Monday, June 13, 2011

Industrial Revolution

When looking at the differences between the Romantic authors and the Victorian authors, it is interesting to compare Blake’s two “The Chimney Sweeper” poems and Mayhew’s “A Boy Crossing-Sweeper”. Considering the poems were written decades apart, there are far more similarities than differences in the social and economic status of the poor during the two periods.

Both Blake’s works are written as poems with similar rhyming schemes. Blake writes, “And by came an Angel who had a bright key, / And he open’d the coffins and set them all free. / Then down a green plain leaping laughing they run / And wash in a river and shine in the Sun” (page 81, lines13-16). This imagery is more fanciful than Mayhew’s, and Blake’s two poems interact to weave together elements of both hope and despair. Mayhew’s work is written in a more narrative form, and the story told by the crossing-sweeper is extremely bleak. For example, the boy ends his story by saying, “It’s awful cold, and gives us chilblains on our feet; but we don’t mind it when we’re working, for we soon gets hot then” (page 513). The only positive portion of the boy’s story is his belief that his sister would have kept him if she hadn’t married. However, what little hope or positive feelings that exist in these works are overpowered by the reality of the situations.

Overall, the stories are shockingly similar. Both boys work in horrifying conditions with little pay and none of the love and fun children ought to experience. Both boys are aware of how close they are to starvation or disease. The crossing-sweeper earns so little that he feels compelled to beg in addition to shoveling snow or sweeping. While the industrial revolution may have increased the numbers of children living like these sweepers, it is interesting to note that similar jobs existed during both time periods. The cause of the social problems and economic disparity was not the industrial revolution. The increase in industry merely exacerbated a preexisting problem.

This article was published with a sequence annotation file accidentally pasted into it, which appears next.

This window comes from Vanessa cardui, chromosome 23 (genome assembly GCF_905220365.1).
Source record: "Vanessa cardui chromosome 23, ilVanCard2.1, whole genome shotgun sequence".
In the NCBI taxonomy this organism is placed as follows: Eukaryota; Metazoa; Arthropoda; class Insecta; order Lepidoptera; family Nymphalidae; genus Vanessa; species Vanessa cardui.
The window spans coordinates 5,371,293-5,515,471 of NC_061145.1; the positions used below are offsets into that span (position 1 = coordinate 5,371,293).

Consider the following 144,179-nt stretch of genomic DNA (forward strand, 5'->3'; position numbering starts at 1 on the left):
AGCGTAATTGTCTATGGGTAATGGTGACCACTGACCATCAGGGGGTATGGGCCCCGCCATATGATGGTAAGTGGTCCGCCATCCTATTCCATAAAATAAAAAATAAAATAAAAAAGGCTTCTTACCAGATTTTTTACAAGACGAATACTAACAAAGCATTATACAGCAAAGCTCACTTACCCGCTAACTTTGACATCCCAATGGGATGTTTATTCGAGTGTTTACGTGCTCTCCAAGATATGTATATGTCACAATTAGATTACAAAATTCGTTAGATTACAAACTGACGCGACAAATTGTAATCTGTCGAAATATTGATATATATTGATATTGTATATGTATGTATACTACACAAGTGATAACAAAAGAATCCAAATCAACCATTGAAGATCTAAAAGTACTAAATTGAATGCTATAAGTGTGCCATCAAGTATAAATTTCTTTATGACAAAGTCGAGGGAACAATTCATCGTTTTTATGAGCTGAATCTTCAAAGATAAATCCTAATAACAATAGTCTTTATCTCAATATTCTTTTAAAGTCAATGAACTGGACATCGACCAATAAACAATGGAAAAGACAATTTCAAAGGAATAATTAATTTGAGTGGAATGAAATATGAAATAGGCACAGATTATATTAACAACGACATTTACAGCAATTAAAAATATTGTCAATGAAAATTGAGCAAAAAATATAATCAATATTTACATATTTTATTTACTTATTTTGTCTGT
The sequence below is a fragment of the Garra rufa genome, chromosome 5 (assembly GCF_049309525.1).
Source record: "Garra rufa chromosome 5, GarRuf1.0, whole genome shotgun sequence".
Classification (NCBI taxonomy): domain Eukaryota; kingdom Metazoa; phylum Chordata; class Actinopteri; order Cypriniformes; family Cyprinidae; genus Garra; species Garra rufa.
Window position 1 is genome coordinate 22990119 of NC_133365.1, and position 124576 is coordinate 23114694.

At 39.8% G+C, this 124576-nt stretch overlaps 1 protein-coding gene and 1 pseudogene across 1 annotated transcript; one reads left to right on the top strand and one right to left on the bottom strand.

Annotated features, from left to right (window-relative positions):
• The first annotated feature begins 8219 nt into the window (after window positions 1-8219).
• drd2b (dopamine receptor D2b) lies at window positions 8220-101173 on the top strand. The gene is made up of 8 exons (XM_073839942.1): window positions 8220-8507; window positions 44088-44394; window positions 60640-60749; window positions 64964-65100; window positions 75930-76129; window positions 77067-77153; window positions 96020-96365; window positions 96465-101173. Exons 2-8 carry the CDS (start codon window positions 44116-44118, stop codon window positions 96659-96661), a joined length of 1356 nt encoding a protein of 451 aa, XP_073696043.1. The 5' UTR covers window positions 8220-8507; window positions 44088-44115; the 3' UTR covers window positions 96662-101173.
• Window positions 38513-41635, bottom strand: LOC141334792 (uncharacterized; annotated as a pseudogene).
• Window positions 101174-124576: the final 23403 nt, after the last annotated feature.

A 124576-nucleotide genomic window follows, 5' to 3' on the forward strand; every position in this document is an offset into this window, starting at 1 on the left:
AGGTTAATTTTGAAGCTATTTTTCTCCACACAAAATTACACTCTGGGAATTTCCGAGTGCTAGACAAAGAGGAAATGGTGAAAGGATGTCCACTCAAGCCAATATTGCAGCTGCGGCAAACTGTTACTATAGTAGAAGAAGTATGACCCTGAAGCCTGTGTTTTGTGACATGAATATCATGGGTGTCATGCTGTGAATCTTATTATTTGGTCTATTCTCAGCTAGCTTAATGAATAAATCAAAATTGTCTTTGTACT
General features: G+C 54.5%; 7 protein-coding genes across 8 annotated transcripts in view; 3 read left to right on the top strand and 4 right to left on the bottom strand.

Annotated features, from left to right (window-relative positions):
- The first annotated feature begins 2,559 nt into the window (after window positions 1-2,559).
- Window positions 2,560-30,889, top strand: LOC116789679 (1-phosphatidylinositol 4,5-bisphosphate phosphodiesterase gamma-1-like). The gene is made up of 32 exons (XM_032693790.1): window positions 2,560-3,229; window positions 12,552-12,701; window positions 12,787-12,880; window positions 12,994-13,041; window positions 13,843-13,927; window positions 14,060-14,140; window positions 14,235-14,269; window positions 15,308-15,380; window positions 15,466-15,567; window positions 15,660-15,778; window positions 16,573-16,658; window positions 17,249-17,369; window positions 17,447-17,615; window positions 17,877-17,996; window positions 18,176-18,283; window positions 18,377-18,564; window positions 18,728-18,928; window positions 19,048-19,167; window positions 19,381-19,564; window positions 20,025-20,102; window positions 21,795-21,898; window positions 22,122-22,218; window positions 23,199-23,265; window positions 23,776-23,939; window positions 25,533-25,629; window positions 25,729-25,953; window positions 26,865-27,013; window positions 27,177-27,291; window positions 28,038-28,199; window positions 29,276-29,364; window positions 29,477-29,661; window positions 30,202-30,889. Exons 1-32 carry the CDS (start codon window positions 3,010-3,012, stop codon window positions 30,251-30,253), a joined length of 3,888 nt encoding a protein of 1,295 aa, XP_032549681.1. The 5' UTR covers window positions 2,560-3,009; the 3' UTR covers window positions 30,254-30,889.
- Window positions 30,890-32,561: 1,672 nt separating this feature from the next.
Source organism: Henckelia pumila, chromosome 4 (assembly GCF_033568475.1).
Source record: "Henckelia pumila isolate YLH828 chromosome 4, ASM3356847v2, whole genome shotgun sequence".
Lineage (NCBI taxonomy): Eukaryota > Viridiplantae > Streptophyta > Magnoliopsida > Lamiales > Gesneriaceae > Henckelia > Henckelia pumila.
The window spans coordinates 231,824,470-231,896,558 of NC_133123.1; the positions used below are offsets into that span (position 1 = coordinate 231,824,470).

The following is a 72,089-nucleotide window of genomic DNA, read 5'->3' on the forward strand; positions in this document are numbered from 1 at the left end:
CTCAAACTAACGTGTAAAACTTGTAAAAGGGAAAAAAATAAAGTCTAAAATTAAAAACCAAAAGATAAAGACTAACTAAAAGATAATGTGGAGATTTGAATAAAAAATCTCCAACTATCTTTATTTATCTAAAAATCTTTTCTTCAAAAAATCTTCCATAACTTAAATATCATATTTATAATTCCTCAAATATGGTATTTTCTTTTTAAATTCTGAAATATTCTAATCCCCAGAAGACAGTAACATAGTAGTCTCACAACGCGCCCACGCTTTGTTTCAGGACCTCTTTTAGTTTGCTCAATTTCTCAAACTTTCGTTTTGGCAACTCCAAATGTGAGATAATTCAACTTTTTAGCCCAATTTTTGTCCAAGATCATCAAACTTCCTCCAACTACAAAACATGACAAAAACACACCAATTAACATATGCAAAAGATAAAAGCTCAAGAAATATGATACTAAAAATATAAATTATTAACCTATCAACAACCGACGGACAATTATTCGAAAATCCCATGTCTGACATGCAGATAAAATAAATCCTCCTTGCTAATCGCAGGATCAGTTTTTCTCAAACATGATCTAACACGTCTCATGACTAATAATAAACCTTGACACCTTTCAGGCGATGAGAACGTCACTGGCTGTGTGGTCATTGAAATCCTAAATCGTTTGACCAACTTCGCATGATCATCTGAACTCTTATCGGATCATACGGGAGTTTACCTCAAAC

For this reason, it seems to me that the two time periods are more alike than they are different. Obviously, technology, demographics, and lifestyles were changed with the industrial revolution. However, the underlying social, economic, and political characteristics that made up England could not have changed too drastically if the images of England’s raggedy children remain the same. For example, Blake wrote, “They clothed me in the clothes of death, / And taught me to sing the notes of woe” (page 89, lines 7-8). These rags, hardships, and pain are echoed by Mayhew, who writes, “When we gets home at half-past three in the morning, whoever cries out ‘first wash’ has it. First of all we washes our feet, and we all uses the same water. . . . Very often the stones cuts our feet and makes them bleed; then we bind a bit of rag around them” (page 513). The image on page 511 further exemplifies the social conditions and problems observed by both Blake and Mayhew —and it could have been drawn in either time period.


  1. Sarah,

    Very good comparison of Blake's and Mayhew's texts, with insightful exploration of the two authors and their respective eras. One important distinction that I am not sure you observed, since you don't mention it here, is that Mayhew's work is not fiction. He went around London interviewing working class adults and children, and then reproduced their responses to his questions as a seamless narrative which is more a transcript than a story. It is interesting to consider the speakers' perspectives with that in mind, since the chimney sweepers speak as Blake imagined they would, while the crossings sweeper speaks in his own, real voice. Is one more "authentic" or meaningful than another?

  2. I like this comparison between the two writer's and the two periods. Times were certainly tough during those two periods to inspire such writing and such interviews. I have noticed, however, that I haven't seen the accounts of physical abuse of that time mentioned in the text. I guess physical abuse is a secondary thought to one who is hungry, cold, and homeless. Reading Roald Dahl's "Boy" makes it clear that physical abuse was a matter of fact at the turn of the century, and likely wasn't new at that time.